Good morning,

Sterling has rebounded after the UK rolled back on its hard line on fisheries: They’ve offered the EU a reduction in catch of 35% over five years, having initially said they wanted it to be reduced by 60% over three years. The concession isn’t quite where Europe wanted it to be, but it does potentially break the final stalemate and as such MP’s have been put on notice that they could be back in the Commons next week to vote on a deal. Though we’ve been here before…
Boris has played down the prospects of a deal and reiterated that “WTO terms would be more than satisfactory for the UK.  And we can certainly cope with any difficulties that are thrown our way” , which doesn’t seem entirely accurate, given that he appeared on TV last night urging the public not to panic buy!

The border closure at Calais is hopefully on its way to a resolution after the PM and president Macron agreed plans to safely allow lorries to cross into France.  We’ll get the details on the agreed approach later today, but it’s likely to be testing on approach to Dover and then only being boarded with a negative result.  Currently the backlog on the M20 is north of a thousand lorries and will be continuing to grow. The backlog isn’t just hurting food supply chains:  Toyota has said that it has going to halt its UK production for Christmas two days earlier than planned as their component deliveries have been disrupted – admittedly that doesn’t sound too disastrous, but a quick Google search leads us to think that will lead to almost 2,000 cars not being built in that time!

On the note of car production:  Apple is set to be having a go and will be up and running by 2024. According to a Nasdaq exclusive, the company is also working on its own battery technology, which could radically reduce the cost of producing batteries – which is the most expensive part of an electric vehicle, by far – whilst also increasing the efficiency and therefore the range, which would be very welcome because range anxiety is a very real thing in an electric car with the UK’s pitiful charging network (ex.Tesla)!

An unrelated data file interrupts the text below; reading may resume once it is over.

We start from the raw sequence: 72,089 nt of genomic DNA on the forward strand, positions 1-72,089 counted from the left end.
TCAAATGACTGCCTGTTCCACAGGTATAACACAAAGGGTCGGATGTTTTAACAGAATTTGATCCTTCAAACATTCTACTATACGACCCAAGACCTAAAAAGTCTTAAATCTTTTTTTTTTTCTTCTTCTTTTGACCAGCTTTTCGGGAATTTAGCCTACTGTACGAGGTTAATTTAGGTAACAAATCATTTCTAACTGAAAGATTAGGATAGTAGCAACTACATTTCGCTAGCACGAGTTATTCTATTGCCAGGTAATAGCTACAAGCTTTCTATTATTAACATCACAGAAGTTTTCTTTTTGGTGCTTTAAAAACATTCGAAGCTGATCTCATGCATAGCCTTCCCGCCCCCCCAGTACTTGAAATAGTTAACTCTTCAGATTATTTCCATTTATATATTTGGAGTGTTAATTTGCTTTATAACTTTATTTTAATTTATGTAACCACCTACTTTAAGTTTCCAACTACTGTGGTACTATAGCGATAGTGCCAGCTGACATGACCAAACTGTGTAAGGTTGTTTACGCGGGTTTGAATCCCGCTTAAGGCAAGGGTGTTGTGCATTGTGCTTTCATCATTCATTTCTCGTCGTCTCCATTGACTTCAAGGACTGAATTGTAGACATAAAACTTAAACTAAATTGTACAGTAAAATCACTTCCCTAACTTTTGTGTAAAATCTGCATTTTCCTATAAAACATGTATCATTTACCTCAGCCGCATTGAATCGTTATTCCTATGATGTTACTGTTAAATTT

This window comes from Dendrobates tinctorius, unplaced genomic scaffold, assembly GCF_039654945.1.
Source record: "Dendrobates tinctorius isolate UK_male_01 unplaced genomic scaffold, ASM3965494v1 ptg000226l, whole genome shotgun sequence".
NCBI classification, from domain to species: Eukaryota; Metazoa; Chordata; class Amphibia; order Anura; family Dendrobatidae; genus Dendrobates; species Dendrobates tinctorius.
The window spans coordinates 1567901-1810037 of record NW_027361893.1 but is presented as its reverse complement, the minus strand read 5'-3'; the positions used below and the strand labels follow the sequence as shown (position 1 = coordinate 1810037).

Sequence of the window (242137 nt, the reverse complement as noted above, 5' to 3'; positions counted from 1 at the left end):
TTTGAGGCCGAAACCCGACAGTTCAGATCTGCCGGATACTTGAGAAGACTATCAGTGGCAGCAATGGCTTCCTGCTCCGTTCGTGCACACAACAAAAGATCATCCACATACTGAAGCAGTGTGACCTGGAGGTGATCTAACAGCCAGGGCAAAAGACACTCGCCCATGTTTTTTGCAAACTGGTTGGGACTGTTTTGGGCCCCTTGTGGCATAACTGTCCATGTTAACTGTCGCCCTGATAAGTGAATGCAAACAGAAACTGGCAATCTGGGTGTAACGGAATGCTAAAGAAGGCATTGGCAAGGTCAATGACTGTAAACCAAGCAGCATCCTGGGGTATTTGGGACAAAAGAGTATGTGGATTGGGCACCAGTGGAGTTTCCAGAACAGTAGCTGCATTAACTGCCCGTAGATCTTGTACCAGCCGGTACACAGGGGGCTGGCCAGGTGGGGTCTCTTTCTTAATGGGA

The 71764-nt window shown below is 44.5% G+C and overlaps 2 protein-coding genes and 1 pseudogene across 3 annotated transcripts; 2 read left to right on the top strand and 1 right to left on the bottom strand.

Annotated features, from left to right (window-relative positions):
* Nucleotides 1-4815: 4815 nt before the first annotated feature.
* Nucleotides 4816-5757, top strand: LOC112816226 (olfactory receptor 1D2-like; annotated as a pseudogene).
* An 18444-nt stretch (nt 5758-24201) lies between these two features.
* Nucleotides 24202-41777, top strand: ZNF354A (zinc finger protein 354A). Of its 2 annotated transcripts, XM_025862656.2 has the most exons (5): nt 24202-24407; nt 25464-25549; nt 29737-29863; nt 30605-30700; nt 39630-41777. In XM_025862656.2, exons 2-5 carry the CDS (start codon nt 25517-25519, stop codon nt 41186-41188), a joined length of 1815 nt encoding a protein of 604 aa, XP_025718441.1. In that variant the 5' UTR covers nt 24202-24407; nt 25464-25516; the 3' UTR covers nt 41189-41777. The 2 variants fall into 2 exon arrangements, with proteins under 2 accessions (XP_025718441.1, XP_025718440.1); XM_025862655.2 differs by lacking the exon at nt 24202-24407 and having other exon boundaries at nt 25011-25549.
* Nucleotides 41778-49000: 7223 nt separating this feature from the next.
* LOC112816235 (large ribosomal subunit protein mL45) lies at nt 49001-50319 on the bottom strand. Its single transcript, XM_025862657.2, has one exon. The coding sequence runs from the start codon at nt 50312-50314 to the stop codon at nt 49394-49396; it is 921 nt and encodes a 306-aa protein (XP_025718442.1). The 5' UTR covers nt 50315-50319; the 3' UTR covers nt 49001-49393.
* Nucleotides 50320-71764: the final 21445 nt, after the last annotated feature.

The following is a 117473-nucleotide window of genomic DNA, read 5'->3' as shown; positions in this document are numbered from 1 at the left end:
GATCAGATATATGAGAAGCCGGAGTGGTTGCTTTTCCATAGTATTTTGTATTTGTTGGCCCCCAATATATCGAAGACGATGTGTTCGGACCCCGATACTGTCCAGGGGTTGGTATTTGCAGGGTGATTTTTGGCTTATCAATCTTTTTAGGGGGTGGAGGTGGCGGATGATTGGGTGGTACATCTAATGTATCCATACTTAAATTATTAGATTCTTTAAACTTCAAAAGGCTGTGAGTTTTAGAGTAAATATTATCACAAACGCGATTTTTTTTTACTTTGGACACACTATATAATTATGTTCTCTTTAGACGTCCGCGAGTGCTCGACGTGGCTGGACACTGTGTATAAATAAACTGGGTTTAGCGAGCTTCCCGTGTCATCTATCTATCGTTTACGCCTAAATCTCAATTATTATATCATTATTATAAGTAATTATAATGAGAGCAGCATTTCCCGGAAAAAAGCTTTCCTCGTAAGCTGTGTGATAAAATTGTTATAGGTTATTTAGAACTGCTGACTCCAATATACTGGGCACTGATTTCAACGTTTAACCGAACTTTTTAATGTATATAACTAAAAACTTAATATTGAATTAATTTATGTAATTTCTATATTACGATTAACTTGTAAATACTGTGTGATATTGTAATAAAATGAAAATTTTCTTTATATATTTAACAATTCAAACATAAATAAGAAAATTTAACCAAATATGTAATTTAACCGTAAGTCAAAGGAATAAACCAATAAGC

Apple’s share price got a bit of a lift yesterday, as did much of the market following it’s initial sell-off. The mood was lifted more by people using the sell-off as a buying opportunity, rather than anything particularly ground breaking on the news front – though one exception was the news from the Fed on Friday evening that US banks will be able to pay dividends and undertake share buybacks in a limited way. This was enough to push most US banks stocks higher, with Goldman Sachs up almost 8% on the day.  Despite the constraints, from January banks will be able to buy back about $11 billion in stock and as such the market wasted no time in making those shares a little more expensive for banks to purchase.

Looking at today: The calendar is once again light and market participants are thin on the ground.  The latter is causing a reduction in trading volumes and as such we are starting to see some more volatile movements, particularly in emerging market currencies – not that we’re considering it an EM currency, but the Pound is behaving the same way!  This will be my last commentary before Christmas, but HCFX are open on all of the non-bank holidays between Christmas and New Year – and given that we’re not going anywhere, if you need us on the other days that’s probably fine too! We look forward to speaking to you and wish you well for the festive season.

Stay Safe


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